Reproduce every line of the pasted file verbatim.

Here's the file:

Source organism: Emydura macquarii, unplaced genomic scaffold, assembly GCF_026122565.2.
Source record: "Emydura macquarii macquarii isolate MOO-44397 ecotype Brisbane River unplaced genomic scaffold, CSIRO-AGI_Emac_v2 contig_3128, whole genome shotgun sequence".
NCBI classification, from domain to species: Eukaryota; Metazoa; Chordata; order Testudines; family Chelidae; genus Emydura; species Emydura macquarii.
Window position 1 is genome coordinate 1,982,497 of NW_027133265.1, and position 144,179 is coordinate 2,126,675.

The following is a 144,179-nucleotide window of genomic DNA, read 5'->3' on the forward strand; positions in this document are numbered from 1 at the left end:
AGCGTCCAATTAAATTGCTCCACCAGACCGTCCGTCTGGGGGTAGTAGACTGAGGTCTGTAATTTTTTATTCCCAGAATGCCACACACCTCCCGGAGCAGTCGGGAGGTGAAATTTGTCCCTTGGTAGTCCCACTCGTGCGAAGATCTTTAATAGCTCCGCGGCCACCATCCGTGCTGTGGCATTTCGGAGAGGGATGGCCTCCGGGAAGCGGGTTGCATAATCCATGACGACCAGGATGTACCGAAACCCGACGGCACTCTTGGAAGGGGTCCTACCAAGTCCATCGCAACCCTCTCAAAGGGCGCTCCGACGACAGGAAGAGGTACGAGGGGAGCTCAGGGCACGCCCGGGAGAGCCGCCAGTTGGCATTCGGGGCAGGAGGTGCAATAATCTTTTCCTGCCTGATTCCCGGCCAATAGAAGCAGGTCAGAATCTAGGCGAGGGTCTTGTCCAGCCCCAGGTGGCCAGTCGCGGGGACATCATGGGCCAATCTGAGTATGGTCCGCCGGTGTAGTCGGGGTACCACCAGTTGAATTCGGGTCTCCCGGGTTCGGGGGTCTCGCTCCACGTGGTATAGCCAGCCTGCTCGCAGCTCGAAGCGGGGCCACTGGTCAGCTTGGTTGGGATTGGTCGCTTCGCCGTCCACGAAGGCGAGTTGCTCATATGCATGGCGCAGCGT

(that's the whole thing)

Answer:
Source organism: Emydura macquarii, unplaced genomic scaffold, assembly GCF_026122565.2.
Source record: "Emydura macquarii macquarii isolate MOO-44397 ecotype Brisbane River unplaced genomic scaffold, CSIRO-AGI_Emac_v2 contig_3128, whole genome shotgun sequence".
NCBI classification, from domain to species: Eukaryota; Metazoa; Chordata; order Testudines; family Chelidae; genus Emydura; species Emydura macquarii.
Window position 1 is genome coordinate 1,982,497 of NW_027133265.1, and position 144,179 is coordinate 2,126,675.

The following is a 144,179-nucleotide window of genomic DNA, read 5'->3' on the forward strand; positions in this document are numbered from 1 at the left end:
AGCGTCCAATTAAATTGCTCCACCAGACCGTCCGTCTGGGGGTAGTAGACTGAGGTCTGTAATTTTTTATTCCCAGAATGCCACACACCTCCCGGAGCAGTCGGGAGGTGAAATTTGTCCCTTGGTAGTCCCACTCGTGCGAAGATCTTTAATAGCTCCGCGGCCACCATCCGTGCTGTGGCATTTCGGAGAGGGATGGCCTCCGGGAAGCGGGTTGCATAATCCATGACGACCAGGATGTACCGAAACCCGACGGCACTCTTGGAAGGGGTCCTACCAAGTCCATCGCAACCCTCTCAAAGGGCGCTCCGACGACAGGAAGAGGTACGAGGGGAGCTCAGGGCACGCCCGGGAGAGCCGCCAGTTGGCATTCGGGGCAGGAGGTGCAATAATCTTTTCCTGCCTGATTCCCGGCCAATAGAAGCAGGTCAGAATCTAGGCGAGGGTCTTGTCCAGCCCCAGGTGGCCAGTCGCGGGGACATCATGGGCCAATCTGAGTATGGTCCGCCGGTGTAGTCGGGGTACCACCAGTTGAATTCGGGTCTCCCGGGTTCGGGGGTCTCGCTCCACGTGGTATAGCCAGCCTGCTCGCAGCTCGAAGCGGGGCCACTGGTCAGCTTGGTTGGGATTGGTCGCTTCGCCGTCCACGAAGGCGAGTTGCTCATATGCATGGCGCAGCGT